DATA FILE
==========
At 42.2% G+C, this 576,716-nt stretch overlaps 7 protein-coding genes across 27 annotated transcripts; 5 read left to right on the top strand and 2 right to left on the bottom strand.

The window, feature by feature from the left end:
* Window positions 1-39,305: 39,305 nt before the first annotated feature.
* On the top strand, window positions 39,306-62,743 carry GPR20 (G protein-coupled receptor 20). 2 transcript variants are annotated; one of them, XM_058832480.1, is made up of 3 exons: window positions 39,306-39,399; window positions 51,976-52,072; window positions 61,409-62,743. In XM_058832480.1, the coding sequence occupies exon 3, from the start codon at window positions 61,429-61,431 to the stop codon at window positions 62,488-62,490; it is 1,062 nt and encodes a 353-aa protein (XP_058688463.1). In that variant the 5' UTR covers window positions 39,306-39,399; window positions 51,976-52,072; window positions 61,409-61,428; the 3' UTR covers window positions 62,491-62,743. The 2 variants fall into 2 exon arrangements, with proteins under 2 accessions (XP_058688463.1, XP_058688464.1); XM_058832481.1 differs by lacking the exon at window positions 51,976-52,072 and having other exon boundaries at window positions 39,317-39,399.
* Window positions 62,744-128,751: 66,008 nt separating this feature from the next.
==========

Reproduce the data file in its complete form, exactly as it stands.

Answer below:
At 42.2% G+C, this 576,716-nt stretch overlaps 7 protein-coding genes across 27 annotated transcripts; 5 read left to right on the top strand and 2 right to left on the bottom strand.

The window, feature by feature from the left end:
* Window positions 1-39,305: 39,305 nt before the first annotated feature.
* On the top strand, window positions 39,306-62,743 carry GPR20 (G protein-coupled receptor 20). 2 transcript variants are annotated; one of them, XM_058832480.1, is made up of 3 exons: window positions 39,306-39,399; window positions 51,976-52,072; window positions 61,409-62,743. In XM_058832480.1, the coding sequence occupies exon 3, from the start codon at window positions 61,429-61,431 to the stop codon at window positions 62,488-62,490; it is 1,062 nt and encodes a 353-aa protein (XP_058688463.1). In that variant the 5' UTR covers window positions 39,306-39,399; window positions 51,976-52,072; window positions 61,409-61,428; the 3' UTR covers window positions 62,491-62,743. The 2 variants fall into 2 exon arrangements, with proteins under 2 accessions (XP_058688463.1, XP_058688464.1); XM_058832481.1 differs by lacking the exon at window positions 51,976-52,072 and having other exon boundaries at window positions 39,317-39,399.
* Window positions 62,744-128,751: 66,008 nt separating this feature from the next.